Seattle Public Schools can and should use this year of Covid-19 disruption to first and foremost teach reading to Blacks, other minorities and the poor (homeless kids count, too, and there will be more of them in the coming months) primarily in the elementary grades. (There are reading-disadvantaged youngsters in middle and high school, as well.) These are the kids who will be significantly hurt and fall further behind given the distance learning scheme that’s planned.

Two things need to change. First, unfortunately (and I don’t have much hope for changing this), the distance learning plan is based on delivering remotely the entire K-12 curriculum as defined by school boards and state law and regulations with very little live interaction between teachers and students. You can see why I don’t have much hope for changing this. But I’d still suggest “less is more,” and school systems should dramatically thin out the curriculum to offer online, on video and Zoom only what can be deemed most essential.

So, second, in the elementary years, what’s clearly most essential for children and a clear determinant of how they will do in later years of schooling and work, is learning to read, that very skill where Blacks have been systemically shortchanged for years. Districts know exactly which kids can’t read at grade level (most Black children) so in Covid-19 distance learning, or partial day plans, teaching each and every one of them to read (using phonics, the system that connects letters and groups of letters to the sounds of speech) should be the first and foremost – really, the only necessary – goal of the plan.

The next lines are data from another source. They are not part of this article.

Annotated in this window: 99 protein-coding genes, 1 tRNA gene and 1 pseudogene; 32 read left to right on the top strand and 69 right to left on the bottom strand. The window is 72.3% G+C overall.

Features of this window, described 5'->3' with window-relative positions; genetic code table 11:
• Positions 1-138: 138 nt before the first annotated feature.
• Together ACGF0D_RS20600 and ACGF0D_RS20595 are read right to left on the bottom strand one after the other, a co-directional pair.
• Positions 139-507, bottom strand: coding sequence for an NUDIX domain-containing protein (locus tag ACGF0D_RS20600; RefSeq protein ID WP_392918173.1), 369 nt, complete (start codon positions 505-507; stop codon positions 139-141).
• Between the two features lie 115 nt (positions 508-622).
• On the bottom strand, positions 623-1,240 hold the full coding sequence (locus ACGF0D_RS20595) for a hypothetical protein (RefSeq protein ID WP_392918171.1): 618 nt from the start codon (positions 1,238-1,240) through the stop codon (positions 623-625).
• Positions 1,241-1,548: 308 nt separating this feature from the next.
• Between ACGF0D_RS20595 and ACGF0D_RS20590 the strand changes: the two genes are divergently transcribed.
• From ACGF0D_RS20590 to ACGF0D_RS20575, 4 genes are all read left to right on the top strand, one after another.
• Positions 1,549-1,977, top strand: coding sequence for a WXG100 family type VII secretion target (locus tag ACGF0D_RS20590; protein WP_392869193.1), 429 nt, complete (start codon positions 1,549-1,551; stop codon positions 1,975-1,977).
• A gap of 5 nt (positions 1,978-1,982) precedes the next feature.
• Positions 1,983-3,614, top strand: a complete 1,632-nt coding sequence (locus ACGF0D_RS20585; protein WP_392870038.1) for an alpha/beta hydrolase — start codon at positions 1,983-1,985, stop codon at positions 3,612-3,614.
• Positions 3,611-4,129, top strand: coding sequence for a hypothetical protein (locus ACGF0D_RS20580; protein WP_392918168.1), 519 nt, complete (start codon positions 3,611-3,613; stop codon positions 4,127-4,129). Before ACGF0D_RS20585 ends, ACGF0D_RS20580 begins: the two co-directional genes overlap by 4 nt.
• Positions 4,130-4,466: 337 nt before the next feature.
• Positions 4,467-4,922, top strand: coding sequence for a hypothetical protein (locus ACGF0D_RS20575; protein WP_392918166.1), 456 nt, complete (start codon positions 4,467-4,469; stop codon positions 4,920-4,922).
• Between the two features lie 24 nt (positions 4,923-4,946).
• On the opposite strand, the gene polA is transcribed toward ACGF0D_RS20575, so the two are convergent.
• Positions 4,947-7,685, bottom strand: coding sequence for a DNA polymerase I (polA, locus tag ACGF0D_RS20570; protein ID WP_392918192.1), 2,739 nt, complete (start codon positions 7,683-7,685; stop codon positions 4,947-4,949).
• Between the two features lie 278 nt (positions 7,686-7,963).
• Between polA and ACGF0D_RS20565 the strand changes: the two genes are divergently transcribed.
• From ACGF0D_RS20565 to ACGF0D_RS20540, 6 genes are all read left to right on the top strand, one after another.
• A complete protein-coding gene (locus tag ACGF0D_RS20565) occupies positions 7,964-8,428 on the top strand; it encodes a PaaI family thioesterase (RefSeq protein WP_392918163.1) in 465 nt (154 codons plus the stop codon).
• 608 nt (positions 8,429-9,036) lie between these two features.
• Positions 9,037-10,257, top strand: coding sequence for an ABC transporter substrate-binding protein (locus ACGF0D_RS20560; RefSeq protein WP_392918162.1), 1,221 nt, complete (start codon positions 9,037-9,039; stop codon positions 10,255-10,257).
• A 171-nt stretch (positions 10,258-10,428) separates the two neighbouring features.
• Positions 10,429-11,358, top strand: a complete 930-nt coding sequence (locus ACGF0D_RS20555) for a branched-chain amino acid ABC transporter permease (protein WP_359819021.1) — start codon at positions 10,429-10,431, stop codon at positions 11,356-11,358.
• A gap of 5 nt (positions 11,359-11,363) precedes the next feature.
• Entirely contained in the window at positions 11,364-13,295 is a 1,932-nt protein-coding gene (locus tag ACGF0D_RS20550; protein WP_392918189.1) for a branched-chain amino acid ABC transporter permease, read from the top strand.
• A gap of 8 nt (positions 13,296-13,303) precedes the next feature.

There is already a system for this. Children with learning disabilities are by law, provided with IEPs – Individual Learning Plans.  That approach should be used to work with every child not at grade level in reading, providing individual instruction until the job is done, the child is a reader. Whatever it takes. Home visits (on the porch, at distance if need be), individual video contact after ensuring each reading IEP child has the technology and an adult to help, learning pods created, managed (with proper pandemic safety) and staffed by the school district itself focused solely on reading instruction for K-5 kids.    And more. It won’t be easy, but it will be equitable, fair and more just than what we’ve done so far. Nothing is more important. Since Covid-19 has made a mess of schooling, the response should be to get the most crucial things done. Teach reading, really teach reading to all the kids.

5 COMMENTS

  1. Using this crisis to create a reading surge among K-5 kids who need it will not only benefit those kids, it will benefit ALL kids by making it easier for teachers all the way up the grade ladder to teach to classes where nearly all kids are reading at or close to grade level.

  2. Absolutely, Tom. And kids reading at grade level don’t feel stupid and get left behind, which is exactly what fuels the school to prison pipeline.

  3. Yes, they will. And I like the idea of a tutor corps of perhaps mainly retired teachers along with other professionals that would offer learning pod opportunities to Black and other families without the resources to pay for learning pod teachers.